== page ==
A British force has begun moving out of the southern Iraqi city of Basra in a move north to take over operations previously carried out by US forces.
Some 850 troops are being redeployed south of Baghdad
The 850-strong battle group led by the 1st Battalion The Black Watch is moving into an area south of Baghdad seen as among the most hostile in the country.
About 8,000 UK troops will remain stationed in southern Iraq.
The UK agreed last week to Washington's request for the redeployment, which has been controversial in Britain.
Critics say it is a political move ahead of the US presidential election - a charge denied by the government.
The group being redeployed will comprise three companies of armoured infantry from the 1st Battalion The Black Watch, with some 500 men and 50 Warrior armoured fighting vehicles.
They will be supported by a reconnaissance unit from the largely-Welsh Queen's Dragoon Guards, with around 100 men and 12 Scimitar armoured fvehicles, and a 50-strong Royal Marine light infantry unit from 40 Commando.
There will also be support troops including engineers, logisticians, signallers and medics.
The Black Watch, which traditionally recruits from Perthshire, Angus and Fife, is based in Warminster, Wiltshire.
BBC correspondent Ben Brown, in Basra, said the troops were aware of the controversy over the move but remained "proud to have been asked to do this mission, that they see it as a new challenge in a new part of Iraq".
He said: "They have seen quite a lot of action here and although it may be more dangerous where they are going, they say they are fully prepared for it."
In other developments:
The militant group led by Abu-Musab al-Zarqawi, which killed British engineer Ken Bigley, has threatened to kill a Japanese hostage if Tokyo fails to withdraw troops within 48 hours. Shosei Koda, 24, is thought have been sightseeing in Iraq
The Pentagon has confirmed it is considering boosting US troop numbers in Iraq. The extra forces would provide extra security in the run up to the Iraqi election, scheduled for January.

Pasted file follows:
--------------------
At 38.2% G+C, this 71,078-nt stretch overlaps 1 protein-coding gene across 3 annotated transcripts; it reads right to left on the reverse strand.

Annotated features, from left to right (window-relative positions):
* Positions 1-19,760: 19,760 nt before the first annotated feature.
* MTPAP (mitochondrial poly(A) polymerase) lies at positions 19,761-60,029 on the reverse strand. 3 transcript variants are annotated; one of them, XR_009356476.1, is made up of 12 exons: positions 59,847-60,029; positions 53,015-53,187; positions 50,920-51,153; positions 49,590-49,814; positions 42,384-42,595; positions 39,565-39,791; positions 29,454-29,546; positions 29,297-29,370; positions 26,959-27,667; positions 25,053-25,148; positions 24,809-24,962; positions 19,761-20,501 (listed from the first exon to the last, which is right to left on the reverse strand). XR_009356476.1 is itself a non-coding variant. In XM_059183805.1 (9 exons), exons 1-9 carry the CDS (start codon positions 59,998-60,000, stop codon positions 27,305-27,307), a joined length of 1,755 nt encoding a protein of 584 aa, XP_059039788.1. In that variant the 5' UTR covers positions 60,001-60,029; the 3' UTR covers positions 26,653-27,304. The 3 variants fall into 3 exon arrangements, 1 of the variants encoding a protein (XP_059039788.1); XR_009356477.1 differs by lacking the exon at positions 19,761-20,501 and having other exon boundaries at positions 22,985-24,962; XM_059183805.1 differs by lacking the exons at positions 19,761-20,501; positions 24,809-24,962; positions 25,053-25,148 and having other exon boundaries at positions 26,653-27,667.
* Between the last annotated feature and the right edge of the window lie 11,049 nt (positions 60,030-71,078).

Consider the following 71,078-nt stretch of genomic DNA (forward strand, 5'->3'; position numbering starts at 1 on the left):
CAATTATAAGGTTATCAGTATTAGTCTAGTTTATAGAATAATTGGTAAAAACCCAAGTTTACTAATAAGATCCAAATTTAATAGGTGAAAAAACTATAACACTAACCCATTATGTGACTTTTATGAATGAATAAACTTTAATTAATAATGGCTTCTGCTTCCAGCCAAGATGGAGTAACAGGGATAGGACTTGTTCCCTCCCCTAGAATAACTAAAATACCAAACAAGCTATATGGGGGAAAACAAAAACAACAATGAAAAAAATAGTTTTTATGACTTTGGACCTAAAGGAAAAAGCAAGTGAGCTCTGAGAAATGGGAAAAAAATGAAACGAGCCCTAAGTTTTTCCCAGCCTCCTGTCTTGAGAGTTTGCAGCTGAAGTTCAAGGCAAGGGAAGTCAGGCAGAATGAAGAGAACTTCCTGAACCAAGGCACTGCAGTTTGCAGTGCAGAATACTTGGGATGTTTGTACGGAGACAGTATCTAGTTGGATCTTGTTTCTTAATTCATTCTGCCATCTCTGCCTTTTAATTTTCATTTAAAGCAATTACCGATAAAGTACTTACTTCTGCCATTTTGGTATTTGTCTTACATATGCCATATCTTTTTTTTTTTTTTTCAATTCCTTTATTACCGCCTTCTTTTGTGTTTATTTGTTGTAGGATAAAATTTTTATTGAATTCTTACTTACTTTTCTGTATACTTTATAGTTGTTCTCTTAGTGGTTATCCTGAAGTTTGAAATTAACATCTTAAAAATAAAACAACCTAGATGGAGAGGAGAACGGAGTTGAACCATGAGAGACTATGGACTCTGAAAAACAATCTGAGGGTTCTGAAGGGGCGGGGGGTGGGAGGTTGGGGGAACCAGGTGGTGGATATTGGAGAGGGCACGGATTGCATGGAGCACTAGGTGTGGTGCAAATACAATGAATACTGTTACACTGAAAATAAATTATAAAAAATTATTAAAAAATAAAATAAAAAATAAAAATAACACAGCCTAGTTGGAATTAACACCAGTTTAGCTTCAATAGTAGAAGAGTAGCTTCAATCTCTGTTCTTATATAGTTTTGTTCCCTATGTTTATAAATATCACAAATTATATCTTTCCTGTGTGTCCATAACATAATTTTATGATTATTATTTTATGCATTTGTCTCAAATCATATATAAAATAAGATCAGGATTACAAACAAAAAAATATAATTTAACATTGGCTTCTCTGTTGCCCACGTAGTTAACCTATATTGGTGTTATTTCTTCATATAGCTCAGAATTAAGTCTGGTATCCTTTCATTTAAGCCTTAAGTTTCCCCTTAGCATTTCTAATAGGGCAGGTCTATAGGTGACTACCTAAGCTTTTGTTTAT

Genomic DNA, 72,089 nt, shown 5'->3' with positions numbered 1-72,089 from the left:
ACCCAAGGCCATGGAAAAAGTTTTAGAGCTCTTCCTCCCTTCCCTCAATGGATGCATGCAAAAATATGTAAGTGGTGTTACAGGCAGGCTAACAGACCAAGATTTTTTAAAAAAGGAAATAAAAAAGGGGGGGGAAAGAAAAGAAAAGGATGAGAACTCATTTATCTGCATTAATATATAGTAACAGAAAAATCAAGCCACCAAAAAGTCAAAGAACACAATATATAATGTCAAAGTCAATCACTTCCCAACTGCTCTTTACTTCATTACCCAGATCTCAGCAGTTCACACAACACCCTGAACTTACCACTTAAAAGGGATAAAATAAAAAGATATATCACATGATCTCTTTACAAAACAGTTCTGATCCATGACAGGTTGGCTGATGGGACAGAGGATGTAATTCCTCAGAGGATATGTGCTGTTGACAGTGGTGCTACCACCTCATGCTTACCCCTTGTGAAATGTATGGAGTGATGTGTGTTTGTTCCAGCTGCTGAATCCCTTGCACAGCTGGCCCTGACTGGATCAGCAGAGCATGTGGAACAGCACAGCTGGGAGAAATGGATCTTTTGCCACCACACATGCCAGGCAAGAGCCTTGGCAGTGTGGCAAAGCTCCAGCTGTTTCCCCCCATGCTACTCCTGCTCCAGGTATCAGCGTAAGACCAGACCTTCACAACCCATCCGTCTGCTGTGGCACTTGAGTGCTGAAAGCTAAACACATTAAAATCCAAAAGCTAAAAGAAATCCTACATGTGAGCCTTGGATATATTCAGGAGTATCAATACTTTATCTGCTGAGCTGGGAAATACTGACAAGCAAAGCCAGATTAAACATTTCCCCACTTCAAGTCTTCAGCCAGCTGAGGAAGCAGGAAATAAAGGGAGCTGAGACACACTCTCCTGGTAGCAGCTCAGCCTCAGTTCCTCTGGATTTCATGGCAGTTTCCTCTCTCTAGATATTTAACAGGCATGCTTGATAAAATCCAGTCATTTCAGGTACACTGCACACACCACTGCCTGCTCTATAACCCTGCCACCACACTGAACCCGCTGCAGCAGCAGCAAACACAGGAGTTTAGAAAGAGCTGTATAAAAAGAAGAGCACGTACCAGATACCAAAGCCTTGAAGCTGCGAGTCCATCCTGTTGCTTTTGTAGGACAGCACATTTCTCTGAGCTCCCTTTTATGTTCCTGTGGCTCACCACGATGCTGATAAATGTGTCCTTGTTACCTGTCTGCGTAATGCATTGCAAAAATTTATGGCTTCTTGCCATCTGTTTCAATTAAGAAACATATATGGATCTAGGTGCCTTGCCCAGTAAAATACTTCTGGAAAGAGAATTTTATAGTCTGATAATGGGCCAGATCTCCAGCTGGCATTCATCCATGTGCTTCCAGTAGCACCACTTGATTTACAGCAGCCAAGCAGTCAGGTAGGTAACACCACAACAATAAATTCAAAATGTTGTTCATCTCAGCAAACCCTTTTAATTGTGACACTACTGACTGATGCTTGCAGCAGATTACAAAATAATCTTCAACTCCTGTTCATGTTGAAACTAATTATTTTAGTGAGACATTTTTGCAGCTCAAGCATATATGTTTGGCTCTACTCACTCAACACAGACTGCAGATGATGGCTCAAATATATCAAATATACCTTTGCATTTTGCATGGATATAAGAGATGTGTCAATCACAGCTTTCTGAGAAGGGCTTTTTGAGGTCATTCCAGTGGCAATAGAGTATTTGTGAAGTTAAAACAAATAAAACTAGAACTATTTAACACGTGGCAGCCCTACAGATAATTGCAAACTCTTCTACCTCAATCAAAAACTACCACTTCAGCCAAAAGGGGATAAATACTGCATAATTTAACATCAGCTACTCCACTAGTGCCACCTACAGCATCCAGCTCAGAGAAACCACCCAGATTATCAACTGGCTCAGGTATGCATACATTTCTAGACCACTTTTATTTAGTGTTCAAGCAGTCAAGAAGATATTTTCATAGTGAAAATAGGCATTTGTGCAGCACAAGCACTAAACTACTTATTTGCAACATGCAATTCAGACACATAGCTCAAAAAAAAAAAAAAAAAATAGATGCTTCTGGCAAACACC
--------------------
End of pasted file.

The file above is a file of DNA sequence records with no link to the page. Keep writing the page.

The area south of Baghdad where British troops are to begin operating includes towns like Mahmoudia and Latifiya.
From Baghdad, BBC correspondent Paul Wood said: "These are very, very tough places, with a mixture of nationalists, Baathists and Islamists very hostile to any coalition presence.
"They have put constant pressure on the American troops who are now leaving those locations to go to take part in the fight for Falluja."
Ben Brown suggested the British troops might adopt a "more restrained... more softly, softly style of soldiering" than the Americans they were replacing.
"They think that has got results down here in the south," he said.
"They think they have made more progress with the local community than perhaps the Americans have further north."
He added: "There is a suspicion that the Americans are too aggressive, too confrontational.
"They always wear helmets and big sunglasses; the British try to wear berets wherever they can and appear to be more friendly.
"Whether that will be a luxury in these towns like Mahmoudia and Latifiya, which are pretty lawless, pretty scary places... we will have to wait and see over the coming weeks of this mission".
Prime Minister Tony Blair has said the Black Watch will be home for Christmas.
But Ben Brown said that promise did not preclude other British troops from taking over from them, especially if the American marines, who they are replacing, run into difficulties in Falluja.